Fitting First Order plus Time Delay (FOPTD) to Step Response Data

by Jeffrey Kantor (jeff at The latest version of this notebook is available at


Linear first order plus time delay (FOPTD) models are often good approximations to process dynamics for process control applications. This notebook demonstrates the fitting of FOPTD models to step response data.


In [1]:
%matplotlib inline
import numpy as np
import matplotlib.pyplot as plt
import control
from scipy.optimize import minimize

First Order plus Time Delay Models

First Order Models

A linear first-order plus time-delay model is a good approximation for many process control applications. Assume the manipulated process input, $u$, and measured process output, $y$, are initially at steady-state $u_0, y_0$.

Without loss of generality, the response of a linear first-order system without time-delay can be written as a differential equation

$$\tau\frac{d(y-y_0)}{dt} + (y-y_0) = K(u-u_0)$$


$$\tau\frac{dy}{dt} + (y-y_0) = K(u-u_0)$$

At time $t_0$, the input $u$ is changed to a new constant value $u_\infty$. Provided the system is stable (i.e, $\tau \geq 0$), the new steady state value of $y$ will be

$$y_\infty = y_0 + K(u_\infty - u_0)$$

The solution to the differential equation can be written in a number of useful forms.

\begin{align*} y(t) & = y_0 + K(u_\infty - u_0) (1 - e^{-(t-t_0)/\tau)}) \\ \\ & = y_0 + (y_\infty - y_0) (1 - e^{-(t-t_0)/\tau)}) \\ \\ & = y_\infty + (y_0 - y_\infty)e^{-(t-t_0)/\tau)} \end{align*}

Time Delay

Chemical processes are frequently encumbered with time delays associated with the transport of materials, chemical measurement, or simply sluggish response to control inputs. A pure time delay is modeled by a single parameter, $\tau_d$, such that

$$y(t) = u(t-\tau_d)$$

First Order plus Time Delay (FOPTD)

If we add the time delay feature to the first order process described above, then

\begin{align*} y(t) & = y_0 + K(u_\infty - u_0) (1 - e^{-(t-\tau_d - t_0)/\tau)}) \\ \\ & = y_0 + (y_\infty - y_0) (1 - e^{-(t-\tau_d-t_0)/\tau)}) \\ \\ & = y_\infty + (y_0 - y_\infty)e^{-(t-\tau_d-t_0)/\tau)} \end{align*}


First we write a function to compute the response of a first order system with time delay to a unit step input where $u_0 = 0$ and $u_\infty = 1$.

In [2]:
def foptd(t, K=1, tau=1, tau_d=0):
    tau_d = max(0,tau_d)
    tau = max(0,tau)
    return np.array([K*(1-np.exp(-(t-tau_d)/tau)) if t >= tau_d else 0 for t in t])
In [3]:
t = np.linspace(0,50,200)
tau = 10
tau_delay = 3
K = 2

y = foptd(t,K,tau,tau_delay)
plt.xlabel('Time [min]')
plt.title('FOPTD Step Response')
<matplotlib.text.Text at 0x112c0cdd8>

Fitting an FOPTD model

Sample Problem Statement

A distillation column is initially at steady state where the cooling water flow to the condensor is 110 kg/hr and the vapor phase mole fraction of the volatile compound is 0.87. At t = 60 min, the steam flow is raised to 120 kg/hr. The vapor phase mole fraction increases as shown in the following chart.

The problem task to fit a FOPTD model to this experimental result.

In [4]:
# create the hypothetical problem data
delta_y,t = control.step(0.05*[-2, 1],[25, 10, 1]))
y = 0.87 + delta_y
t = t + 60

plt.xlabel('Time [min]')
plt.ylabel('mole fraction')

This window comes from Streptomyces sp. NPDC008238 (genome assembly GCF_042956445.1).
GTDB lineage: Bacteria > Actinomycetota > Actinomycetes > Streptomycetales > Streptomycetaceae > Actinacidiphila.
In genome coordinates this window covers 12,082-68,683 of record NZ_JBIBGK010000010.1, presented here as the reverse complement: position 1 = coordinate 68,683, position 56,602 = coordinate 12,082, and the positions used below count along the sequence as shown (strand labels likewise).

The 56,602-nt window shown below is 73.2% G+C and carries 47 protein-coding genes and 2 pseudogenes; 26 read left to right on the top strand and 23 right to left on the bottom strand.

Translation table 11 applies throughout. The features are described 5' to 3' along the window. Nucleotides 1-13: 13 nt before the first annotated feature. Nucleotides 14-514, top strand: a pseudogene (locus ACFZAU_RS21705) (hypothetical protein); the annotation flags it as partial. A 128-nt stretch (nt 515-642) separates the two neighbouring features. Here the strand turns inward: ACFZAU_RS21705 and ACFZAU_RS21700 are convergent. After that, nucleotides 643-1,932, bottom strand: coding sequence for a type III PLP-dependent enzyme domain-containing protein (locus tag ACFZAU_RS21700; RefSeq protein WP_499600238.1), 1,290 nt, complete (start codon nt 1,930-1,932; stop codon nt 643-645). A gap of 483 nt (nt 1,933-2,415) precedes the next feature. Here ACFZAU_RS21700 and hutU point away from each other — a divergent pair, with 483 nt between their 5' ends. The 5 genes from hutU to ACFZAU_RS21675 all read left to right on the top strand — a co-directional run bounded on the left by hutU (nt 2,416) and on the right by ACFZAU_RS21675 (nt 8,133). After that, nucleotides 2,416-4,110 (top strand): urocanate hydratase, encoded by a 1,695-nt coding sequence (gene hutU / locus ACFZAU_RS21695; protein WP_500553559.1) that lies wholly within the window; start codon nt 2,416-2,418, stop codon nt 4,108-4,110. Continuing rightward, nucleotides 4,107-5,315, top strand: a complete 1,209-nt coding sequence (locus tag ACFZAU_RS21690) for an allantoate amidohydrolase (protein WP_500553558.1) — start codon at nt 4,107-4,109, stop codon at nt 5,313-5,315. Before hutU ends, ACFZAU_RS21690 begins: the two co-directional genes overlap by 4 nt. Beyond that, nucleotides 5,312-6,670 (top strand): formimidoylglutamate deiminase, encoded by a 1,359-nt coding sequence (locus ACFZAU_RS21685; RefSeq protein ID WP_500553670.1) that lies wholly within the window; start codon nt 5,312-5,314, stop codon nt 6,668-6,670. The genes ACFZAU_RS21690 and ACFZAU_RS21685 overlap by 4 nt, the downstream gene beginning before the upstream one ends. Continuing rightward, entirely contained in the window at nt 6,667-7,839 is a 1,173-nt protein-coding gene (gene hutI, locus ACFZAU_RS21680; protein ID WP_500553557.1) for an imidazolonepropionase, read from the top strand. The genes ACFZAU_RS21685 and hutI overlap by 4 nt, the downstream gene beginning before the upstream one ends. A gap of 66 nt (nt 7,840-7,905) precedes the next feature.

plt.title('Vapor mole fraction response to 10 kg/hr increase in condensor coolng')
<matplotlib.text.Text at 0x112dac2e8>

Step 1. Shift and scale the experimental data to correspond to a unit step input at time t = 0.

The first step is to scale the experimental data to fit the framework of an FOPTD model. This generally involves three steps:

  • Shift the time scale to t = 0 corresponds to the start of the experiment.

$$ t_s = t - t_0$$

  • Shift the response so y = 0 is the initial steady state
  • Rescale the response to a unit change in input

$$ y_s = \frac{y(t) - y_0}{u_\infty - u_0}$$

In [5]:
ts = t - t[0]
ys = (y - y[0])/(120 - 110)

plt.plot(ts, ys)
plt.title('Shifted and Scaled Data')
<matplotlib.text.Text at 0x1133cf828>

Step 2. Create a function to compute the response of an FOPTD model.

For a given list of times $t$ and parameters $K$, $\tau$, and $\tau_d$, the foptd returns the response of an FOPTD system to a unit change in input at $t = 0$.

In [6]:
def foptd(t, K=1, tau=1, tau_d=0):
    tau_d = max(0,tau_d)
    tau = max(0,tau)
    return np.array([K*(1-np.exp(-(t-tau_d)/tau)) if t >= tau_d else 0 for t in t])

z = foptd(ts, 0.005, 10, 3)
<matplotlib.legend.Legend at 0x1133b1978>

Step 3. Create a function to measure the error between an FOPTD model and the experimental data.

Let's called the step response of the fitted model to be $\hat{y}_s$. We seek to minimize

$$\min_{K,\tau,\tau_d} \int_0^T \|\hat{y}_s - y_s\|\,dt$$

for some suitable norm $\|\cdot\|$. A common choice of norm for process control is the absolute value of the difference called Integral Absolute Error (IAE)

$$\text{IAE} = \min_{K,\tau,\tau_d} \int_0^T |\hat{y}_s - y_s|\,dt$$

The advantage of IAE over other choices of norms is that it tends to be more robust with respect to larger errors.

In [7]:
def err(X,t,y):
    K,tau,tau_d = X
    z = foptd(t,K,tau,tau_d)
    iae = sum(abs(z-y))*(max(t)-min(t))/len(t)
    return iae

X = [0.005,10,3]

Step 4. Use scipy.optimize.minimize() to find the best fitting FOPTD model.

In [8]:
K,tau,tau_d = minimize(err,X,args=(ts,ys)).x

print("K = {:.5f}".format(K))
print("tau = {:.2f}".format(tau))
print("tau_d = {:.2f}".format(tau_d))
K = 0.00512
tau = 8.04
tau_d = 4.61

Step 5. Rescale FOPTD output and compare to experimental data.

In [9]:
z = foptd(ts,K,tau,tau_d)
ypred = y[0] + z*(120 - 110)

plt.xlabel('Time [min]')
plt.ylabel('vapor mole fraction')
<matplotlib.legend.Legend at 0x113683cc0>